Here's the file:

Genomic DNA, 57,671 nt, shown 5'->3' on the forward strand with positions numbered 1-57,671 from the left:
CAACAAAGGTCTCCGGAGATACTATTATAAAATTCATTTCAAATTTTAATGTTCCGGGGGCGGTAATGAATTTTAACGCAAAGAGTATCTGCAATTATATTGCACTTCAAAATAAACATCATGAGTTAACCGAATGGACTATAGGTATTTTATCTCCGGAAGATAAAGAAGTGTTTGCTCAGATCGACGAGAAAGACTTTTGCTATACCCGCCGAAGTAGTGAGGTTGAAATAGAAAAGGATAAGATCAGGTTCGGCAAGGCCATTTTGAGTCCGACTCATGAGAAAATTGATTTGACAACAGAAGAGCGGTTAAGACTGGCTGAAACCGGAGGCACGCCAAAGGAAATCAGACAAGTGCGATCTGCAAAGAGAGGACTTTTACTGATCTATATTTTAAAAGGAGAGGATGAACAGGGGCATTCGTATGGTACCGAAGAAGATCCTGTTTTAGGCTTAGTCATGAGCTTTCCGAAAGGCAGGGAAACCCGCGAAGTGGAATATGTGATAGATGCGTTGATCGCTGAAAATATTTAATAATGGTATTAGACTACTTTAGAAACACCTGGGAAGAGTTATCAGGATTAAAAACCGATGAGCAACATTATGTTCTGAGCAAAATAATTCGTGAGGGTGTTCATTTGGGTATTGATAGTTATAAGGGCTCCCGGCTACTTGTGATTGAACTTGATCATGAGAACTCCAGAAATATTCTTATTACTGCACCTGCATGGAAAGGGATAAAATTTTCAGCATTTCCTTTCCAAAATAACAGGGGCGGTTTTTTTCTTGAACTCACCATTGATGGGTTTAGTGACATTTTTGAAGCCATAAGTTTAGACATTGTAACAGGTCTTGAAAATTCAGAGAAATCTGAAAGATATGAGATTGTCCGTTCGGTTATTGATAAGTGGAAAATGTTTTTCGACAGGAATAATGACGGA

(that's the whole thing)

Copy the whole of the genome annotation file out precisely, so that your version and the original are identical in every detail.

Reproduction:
Genomic DNA, 57,671 nt, shown 5'->3' on the forward strand with positions numbered 1-57,671 from the left:
CAACAAAGGTCTCCGGAGATACTATTATAAAATTCATTTCAAATTTTAATGTTCCGGGGGCGGTAATGAATTTTAACGCAAAGAGTATCTGCAATTATATTGCACTTCAAAATAAACATCATGAGTTAACCGAATGGACTATAGGTATTTTATCTCCGGAAGATAAAGAAGTGTTTGCTCAGATCGACGAGAAAGACTTTTGCTATACCCGCCGAAGTAGTGAGGTTGAAATAGAAAAGGATAAGATCAGGTTCGGCAAGGCCATTTTGAGTCCGACTCATGAGAAAATTGATTTGACAACAGAAGAGCGGTTAAGACTGGCTGAAACCGGAGGCACGCCAAAGGAAATCAGACAAGTGCGATCTGCAAAGAGAGGACTTTTACTGATCTATATTTTAAAAGGAGAGGATGAACAGGGGCATTCGTATGGTACCGAAGAAGATCCTGTTTTAGGCTTAGTCATGAGCTTTCCGAAAGGCAGGGAAACCCGCGAAGTGGAATATGTGATAGATGCGTTGATCGCTGAAAATATTTAATAATGGTATTAGACTACTTTAGAAACACCTGGGAAGAGTTATCAGGATTAAAAACCGATGAGCAACATTATGTTCTGAGCAAAATAATTCGTGAGGGTGTTCATTTGGGTATTGATAGTTATAAGGGCTCCCGGCTACTTGTGATTGAACTTGATCATGAGAACTCCAGAAATATTCTTATTACTGCACCTGCATGGAAAGGGATAAAATTTTCAGCATTTCCTTTCCAAAATAACAGGGGCGGTTTTTTTCTTGAACTCACCATTGATGGGTTTAGTGACATTTTTGAAGCCATAAGTTTAGACATTGTAACAGGTCTTGAAAATTCAGAGAAATCTGAAAGATATGAGATTGTCCGTTCGGTTATTGATAAGTGGAAAATGTTTTTCGACAGGAATAATGACGGA